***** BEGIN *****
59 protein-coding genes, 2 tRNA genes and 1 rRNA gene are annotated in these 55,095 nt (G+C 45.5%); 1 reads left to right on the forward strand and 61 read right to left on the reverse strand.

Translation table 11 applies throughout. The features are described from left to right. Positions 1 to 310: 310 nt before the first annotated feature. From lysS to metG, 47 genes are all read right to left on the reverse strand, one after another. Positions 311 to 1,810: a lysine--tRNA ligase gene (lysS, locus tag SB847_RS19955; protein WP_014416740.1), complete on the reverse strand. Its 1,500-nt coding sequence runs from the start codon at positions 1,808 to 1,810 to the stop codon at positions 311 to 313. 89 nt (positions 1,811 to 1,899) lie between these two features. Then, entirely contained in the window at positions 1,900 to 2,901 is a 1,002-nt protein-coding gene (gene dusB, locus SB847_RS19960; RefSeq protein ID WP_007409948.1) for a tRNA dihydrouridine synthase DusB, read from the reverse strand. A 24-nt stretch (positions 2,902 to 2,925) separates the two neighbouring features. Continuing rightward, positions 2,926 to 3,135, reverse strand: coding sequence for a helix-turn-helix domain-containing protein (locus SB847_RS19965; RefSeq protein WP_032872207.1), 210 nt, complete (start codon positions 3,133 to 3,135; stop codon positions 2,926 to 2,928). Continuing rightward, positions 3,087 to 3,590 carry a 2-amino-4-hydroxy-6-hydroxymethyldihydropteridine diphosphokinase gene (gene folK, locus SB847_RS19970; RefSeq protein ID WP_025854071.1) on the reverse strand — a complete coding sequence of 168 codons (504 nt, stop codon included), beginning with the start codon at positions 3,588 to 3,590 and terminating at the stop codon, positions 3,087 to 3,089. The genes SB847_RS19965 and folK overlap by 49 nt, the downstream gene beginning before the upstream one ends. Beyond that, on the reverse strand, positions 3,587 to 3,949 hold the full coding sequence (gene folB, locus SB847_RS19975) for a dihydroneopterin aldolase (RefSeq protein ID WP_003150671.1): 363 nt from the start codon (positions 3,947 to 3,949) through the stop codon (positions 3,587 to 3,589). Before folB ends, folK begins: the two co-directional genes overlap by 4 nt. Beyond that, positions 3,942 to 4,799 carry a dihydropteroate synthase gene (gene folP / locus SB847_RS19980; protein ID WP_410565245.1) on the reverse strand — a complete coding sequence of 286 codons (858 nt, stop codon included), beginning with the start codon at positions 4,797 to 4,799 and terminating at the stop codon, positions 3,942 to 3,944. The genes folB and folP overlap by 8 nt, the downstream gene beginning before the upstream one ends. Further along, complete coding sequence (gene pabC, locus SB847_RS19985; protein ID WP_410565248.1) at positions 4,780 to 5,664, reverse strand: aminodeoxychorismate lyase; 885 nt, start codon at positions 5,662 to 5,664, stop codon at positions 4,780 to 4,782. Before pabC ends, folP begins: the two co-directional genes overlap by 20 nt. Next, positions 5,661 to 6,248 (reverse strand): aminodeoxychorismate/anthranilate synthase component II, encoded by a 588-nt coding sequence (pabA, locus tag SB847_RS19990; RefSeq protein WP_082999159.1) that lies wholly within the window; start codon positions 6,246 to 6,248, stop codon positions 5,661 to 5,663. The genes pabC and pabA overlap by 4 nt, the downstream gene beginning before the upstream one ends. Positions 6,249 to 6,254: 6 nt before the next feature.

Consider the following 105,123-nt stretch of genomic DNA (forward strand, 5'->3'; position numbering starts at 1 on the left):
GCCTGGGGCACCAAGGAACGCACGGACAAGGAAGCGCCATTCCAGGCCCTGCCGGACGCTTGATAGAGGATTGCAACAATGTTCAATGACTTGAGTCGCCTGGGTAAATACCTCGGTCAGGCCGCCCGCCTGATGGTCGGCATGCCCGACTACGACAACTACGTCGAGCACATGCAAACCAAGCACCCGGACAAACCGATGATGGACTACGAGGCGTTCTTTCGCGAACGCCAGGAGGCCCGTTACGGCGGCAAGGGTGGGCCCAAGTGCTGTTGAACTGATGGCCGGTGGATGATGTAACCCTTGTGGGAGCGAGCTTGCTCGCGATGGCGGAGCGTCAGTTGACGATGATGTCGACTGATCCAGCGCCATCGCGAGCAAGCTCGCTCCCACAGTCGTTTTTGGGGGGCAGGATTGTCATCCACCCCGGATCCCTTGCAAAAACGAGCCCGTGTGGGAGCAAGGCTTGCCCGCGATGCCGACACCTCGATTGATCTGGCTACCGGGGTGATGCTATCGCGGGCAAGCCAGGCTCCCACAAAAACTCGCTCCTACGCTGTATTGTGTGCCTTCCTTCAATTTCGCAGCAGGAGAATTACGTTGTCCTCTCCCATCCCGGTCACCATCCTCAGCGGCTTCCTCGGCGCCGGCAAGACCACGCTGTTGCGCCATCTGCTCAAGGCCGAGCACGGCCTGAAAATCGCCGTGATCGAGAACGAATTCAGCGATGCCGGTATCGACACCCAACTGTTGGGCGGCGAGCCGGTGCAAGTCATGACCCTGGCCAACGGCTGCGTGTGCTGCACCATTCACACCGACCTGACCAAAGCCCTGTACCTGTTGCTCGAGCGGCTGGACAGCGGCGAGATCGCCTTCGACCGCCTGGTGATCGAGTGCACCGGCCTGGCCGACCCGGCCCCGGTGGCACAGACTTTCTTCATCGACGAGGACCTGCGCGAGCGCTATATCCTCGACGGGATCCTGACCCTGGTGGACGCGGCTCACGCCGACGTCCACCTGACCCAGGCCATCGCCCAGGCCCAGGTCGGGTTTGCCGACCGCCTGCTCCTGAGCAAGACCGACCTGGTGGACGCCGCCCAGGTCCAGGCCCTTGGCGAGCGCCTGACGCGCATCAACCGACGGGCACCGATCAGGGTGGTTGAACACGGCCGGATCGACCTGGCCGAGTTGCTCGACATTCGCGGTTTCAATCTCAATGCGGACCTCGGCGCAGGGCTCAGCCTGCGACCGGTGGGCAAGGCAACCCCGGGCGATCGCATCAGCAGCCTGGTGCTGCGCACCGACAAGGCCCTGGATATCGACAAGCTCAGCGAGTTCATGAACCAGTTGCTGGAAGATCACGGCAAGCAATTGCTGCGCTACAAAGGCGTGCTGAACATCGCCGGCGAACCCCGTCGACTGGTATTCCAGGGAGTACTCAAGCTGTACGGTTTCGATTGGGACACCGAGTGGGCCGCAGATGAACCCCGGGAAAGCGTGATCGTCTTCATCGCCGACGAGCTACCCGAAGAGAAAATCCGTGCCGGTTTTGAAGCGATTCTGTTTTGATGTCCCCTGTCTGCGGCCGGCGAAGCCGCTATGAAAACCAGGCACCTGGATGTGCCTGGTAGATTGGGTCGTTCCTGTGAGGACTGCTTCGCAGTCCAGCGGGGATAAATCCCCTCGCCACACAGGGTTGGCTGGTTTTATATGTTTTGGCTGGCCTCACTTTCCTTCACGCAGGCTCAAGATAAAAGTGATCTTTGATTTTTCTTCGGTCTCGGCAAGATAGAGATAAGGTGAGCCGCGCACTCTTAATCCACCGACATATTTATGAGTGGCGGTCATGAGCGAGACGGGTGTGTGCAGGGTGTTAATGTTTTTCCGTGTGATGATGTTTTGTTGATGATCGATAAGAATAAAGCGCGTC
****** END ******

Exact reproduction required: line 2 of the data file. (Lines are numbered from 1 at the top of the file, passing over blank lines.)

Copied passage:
Translation table 11 applies throughout. The features are described from left to right. Positions 1 to 310: 310 nt before the first annotated feature. From lysS to metG, 47 genes are all read right to left on the reverse strand, one after another. Positions 311 to 1,810: a lysine--tRNA ligase gene (lysS, locus tag SB847_RS19955; protein WP_014416740.1), complete on the reverse strand. Its 1,500-nt coding sequence runs from the start codon at positions 1,808 to 1,810 to the stop codon at positions 311 to 313. 89 nt (positions 1,811 to 1,899) lie between these two features. Then, entirely contained in the window at positions 1,900 to 2,901 is a 1,002-nt protein-coding gene (gene dusB, locus SB847_RS19960; RefSeq protein ID WP_007409948.1) for a tRNA dihydrouridine synthase DusB, read from the reverse strand. A 24-nt stretch (positions 2,902 to 2,925) separates the two neighbouring features. Continuing rightward, positions 2,926 to 3,135, reverse strand: coding sequence for a helix-turn-helix domain-containing protein (locus SB847_RS19965; RefSeq protein WP_032872207.1), 210 nt, complete (start codon positions 3,133 to 3,135; stop codon positions 2,926 to 2,928). Continuing rightward, positions 3,087 to 3,590 carry a 2-amino-4-hydroxy-6-hydroxymethyldihydropteridine diphosphokinase gene (gene folK, locus SB847_RS19970; RefSeq protein ID WP_025854071.1) on the reverse strand — a complete coding sequence of 168 codons (504 nt, stop codon included), beginning with the start codon at positions 3,588 to 3,590 and terminating at the stop codon, positions 3,087 to 3,089. The genes SB847_RS19965 and folK overlap by 49 nt, the downstream gene beginning before the upstream one ends. Beyond that, on the reverse strand, positions 3,587 to 3,949 hold the full coding sequence (gene folB, locus SB847_RS19975) for a dihydroneopterin aldolase (RefSeq protein ID WP_003150671.1): 363 nt from the start codon (positions 3,947 to 3,949) through the stop codon (positions 3,587 to 3,589). Before folB ends, folK begins: the two co-directional genes overlap by 4 nt. Beyond that, positions 3,942 to 4,799 carry a dihydropteroate synthase gene (gene folP / locus SB847_RS19980; protein ID WP_410565245.1) on the reverse strand — a complete coding sequence of 286 codons (858 nt, stop codon included), beginning with the start codon at positions 4,797 to 4,799 and terminating at the stop codon, positions 3,942 to 3,944. The genes folB and folP overlap by 8 nt, the downstream gene beginning before the upstream one ends. Further along, complete coding sequence (gene pabC, locus SB847_RS19985; protein ID WP_410565248.1) at positions 4,780 to 5,664, reverse strand: aminodeoxychorismate lyase; 885 nt, start codon at positions 5,662 to 5,664, stop codon at positions 4,780 to 4,782. Before pabC ends, folP begins: the two co-directional genes overlap by 20 nt. Next, positions 5,661 to 6,248 (reverse strand): aminodeoxychorismate/anthranilate synthase component II, encoded by a 588-nt coding sequence (pabA, locus tag SB847_RS19990; RefSeq protein WP_082999159.1) that lies wholly within the window; start codon positions 6,246 to 6,248, stop codon positions 5,661 to 5,663. The genes pabC and pabA overlap by 4 nt, the downstream gene beginning before the upstream one ends. Positions 6,249 to 6,254: 6 nt before the next feature.